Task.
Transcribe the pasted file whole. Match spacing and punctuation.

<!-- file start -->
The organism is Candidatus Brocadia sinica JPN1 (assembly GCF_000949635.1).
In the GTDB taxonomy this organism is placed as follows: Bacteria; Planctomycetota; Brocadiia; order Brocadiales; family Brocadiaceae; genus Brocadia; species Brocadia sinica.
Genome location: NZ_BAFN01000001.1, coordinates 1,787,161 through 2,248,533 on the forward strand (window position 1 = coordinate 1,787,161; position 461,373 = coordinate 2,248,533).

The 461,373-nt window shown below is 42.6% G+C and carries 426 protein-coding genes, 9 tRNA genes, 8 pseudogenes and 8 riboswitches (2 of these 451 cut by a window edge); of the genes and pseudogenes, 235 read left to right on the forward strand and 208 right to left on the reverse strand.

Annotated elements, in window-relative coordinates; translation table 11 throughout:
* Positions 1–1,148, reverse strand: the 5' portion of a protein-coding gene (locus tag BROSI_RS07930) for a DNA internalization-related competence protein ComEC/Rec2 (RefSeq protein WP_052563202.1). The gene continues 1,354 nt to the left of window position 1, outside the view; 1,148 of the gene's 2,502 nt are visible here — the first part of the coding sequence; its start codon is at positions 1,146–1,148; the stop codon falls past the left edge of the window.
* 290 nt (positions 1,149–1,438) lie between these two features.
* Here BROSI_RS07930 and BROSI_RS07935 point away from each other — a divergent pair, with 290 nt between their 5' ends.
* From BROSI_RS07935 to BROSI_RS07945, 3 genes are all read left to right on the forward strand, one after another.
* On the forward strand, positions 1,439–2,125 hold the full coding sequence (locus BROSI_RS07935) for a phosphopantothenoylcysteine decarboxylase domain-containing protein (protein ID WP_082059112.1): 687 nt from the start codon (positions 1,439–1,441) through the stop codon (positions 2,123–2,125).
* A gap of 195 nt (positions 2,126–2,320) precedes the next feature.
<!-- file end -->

The organism is Candidatus Brocadia sinica JPN1 (assembly GCF_000949635.1).
In the GTDB taxonomy this organism is placed as follows: Bacteria; Planctomycetota; Brocadiia; order Brocadiales; family Brocadiaceae; genus Brocadia; species Brocadia sinica.
Genome location: NZ_BAFN01000001.1, coordinates 1,787,161 through 2,248,533 on the forward strand (window position 1 = coordinate 1,787,161; position 461,373 = coordinate 2,248,533).

The 461,373-nt window shown below is 42.6% G+C and carries 426 protein-coding genes, 9 tRNA genes, 8 pseudogenes and 8 riboswitches (2 of these 451 cut by a window edge); of the genes and pseudogenes, 235 read left to right on the forward strand and 208 right to left on the reverse strand.

Annotated elements, in window-relative coordinates; translation table 11 throughout:
* Positions 1–1,148, reverse strand: the 5' portion of a protein-coding gene (locus tag BROSI_RS07930) for a DNA internalization-related competence protein ComEC/Rec2 (RefSeq protein WP_052563202.1). The gene continues 1,354 nt to the left of window position 1, outside the view; 1,148 of the gene's 2,502 nt are visible here — the first part of the coding sequence; its start codon is at positions 1,146–1,148; the stop codon falls past the left edge of the window.
* 290 nt (positions 1,149–1,438) lie between these two features.
* Here BROSI_RS07930 and BROSI_RS07935 point away from each other — a divergent pair, with 290 nt between their 5' ends.
* From BROSI_RS07935 to BROSI_RS07945, 3 genes are all read left to right on the forward strand, one after another.
* On the forward strand, positions 1,439–2,125 hold the full coding sequence (locus BROSI_RS07935) for a phosphopantothenoylcysteine decarboxylase domain-containing protein (protein ID WP_082059112.1): 687 nt from the start codon (positions 1,439–1,441) through the stop codon (positions 2,123–2,125).
* A gap of 195 nt (positions 2,126–2,320) precedes the next feature.